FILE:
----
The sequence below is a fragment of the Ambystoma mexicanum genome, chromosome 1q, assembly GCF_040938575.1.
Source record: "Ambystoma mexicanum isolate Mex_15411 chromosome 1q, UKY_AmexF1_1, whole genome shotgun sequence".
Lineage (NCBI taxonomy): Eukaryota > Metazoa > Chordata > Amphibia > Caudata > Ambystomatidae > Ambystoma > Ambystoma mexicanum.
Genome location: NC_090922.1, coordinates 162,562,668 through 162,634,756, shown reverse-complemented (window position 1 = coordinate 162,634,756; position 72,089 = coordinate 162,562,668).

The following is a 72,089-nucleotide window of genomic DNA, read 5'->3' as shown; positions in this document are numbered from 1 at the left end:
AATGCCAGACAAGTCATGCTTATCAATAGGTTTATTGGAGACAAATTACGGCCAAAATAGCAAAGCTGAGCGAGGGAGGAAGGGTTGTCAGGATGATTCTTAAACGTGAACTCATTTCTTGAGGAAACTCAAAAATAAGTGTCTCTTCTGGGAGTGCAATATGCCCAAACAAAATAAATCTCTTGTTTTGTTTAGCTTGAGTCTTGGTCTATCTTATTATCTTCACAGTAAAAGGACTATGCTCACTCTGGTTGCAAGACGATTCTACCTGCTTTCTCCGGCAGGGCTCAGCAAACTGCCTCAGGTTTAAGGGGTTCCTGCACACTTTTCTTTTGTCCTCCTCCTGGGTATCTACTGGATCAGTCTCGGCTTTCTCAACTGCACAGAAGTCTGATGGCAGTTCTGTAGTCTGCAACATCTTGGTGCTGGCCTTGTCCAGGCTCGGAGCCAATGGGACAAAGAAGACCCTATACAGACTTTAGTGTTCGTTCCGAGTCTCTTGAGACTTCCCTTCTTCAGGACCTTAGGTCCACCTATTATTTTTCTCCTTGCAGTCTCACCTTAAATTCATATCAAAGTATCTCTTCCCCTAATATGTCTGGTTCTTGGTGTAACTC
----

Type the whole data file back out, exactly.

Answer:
The sequence below is a fragment of the Ambystoma mexicanum genome, chromosome 1q, assembly GCF_040938575.1.
Source record: "Ambystoma mexicanum isolate Mex_15411 chromosome 1q, UKY_AmexF1_1, whole genome shotgun sequence".
Lineage (NCBI taxonomy): Eukaryota > Metazoa > Chordata > Amphibia > Caudata > Ambystomatidae > Ambystoma > Ambystoma mexicanum.
Genome location: NC_090922.1, coordinates 162,562,668 through 162,634,756, shown reverse-complemented (window position 1 = coordinate 162,634,756; position 72,089 = coordinate 162,562,668).

The following is a 72,089-nucleotide window of genomic DNA, read 5'->3' as shown; positions in this document are numbered from 1 at the left end:
AATGCCAGACAAGTCATGCTTATCAATAGGTTTATTGGAGACAAATTACGGCCAAAATAGCAAAGCTGAGCGAGGGAGGAAGGGTTGTCAGGATGATTCTTAAACGTGAACTCATTTCTTGAGGAAACTCAAAAATAAGTGTCTCTTCTGGGAGTGCAATATGCCCAAACAAAATAAATCTCTTGTTTTGTTTAGCTTGAGTCTTGGTCTATCTTATTATCTTCACAGTAAAAGGACTATGCTCACTCTGGTTGCAAGACGATTCTACCTGCTTTCTCCGGCAGGGCTCAGCAAACTGCCTCAGGTTTAAGGGGTTCCTGCACACTTTTCTTTTGTCCTCCTCCTGGGTATCTACTGGATCAGTCTCGGCTTTCTCAACTGCACAGAAGTCTGATGGCAGTTCTGTAGTCTGCAACATCTTGGTGCTGGCCTTGTCCAGGCTCGGAGCCAATGGGACAAAGAAGACCCTATACAGACTTTAGTGTTCGTTCCGAGTCTCTTGAGACTTCCCTTCTTCAGGACCTTAGGTCCACCTATTATTTTTCTCCTTGCAGTCTCACCTTAAATTCATATCAAAGTATCTCTTCCCCTAATATGTCTGGTTCTTGGTGTAACTC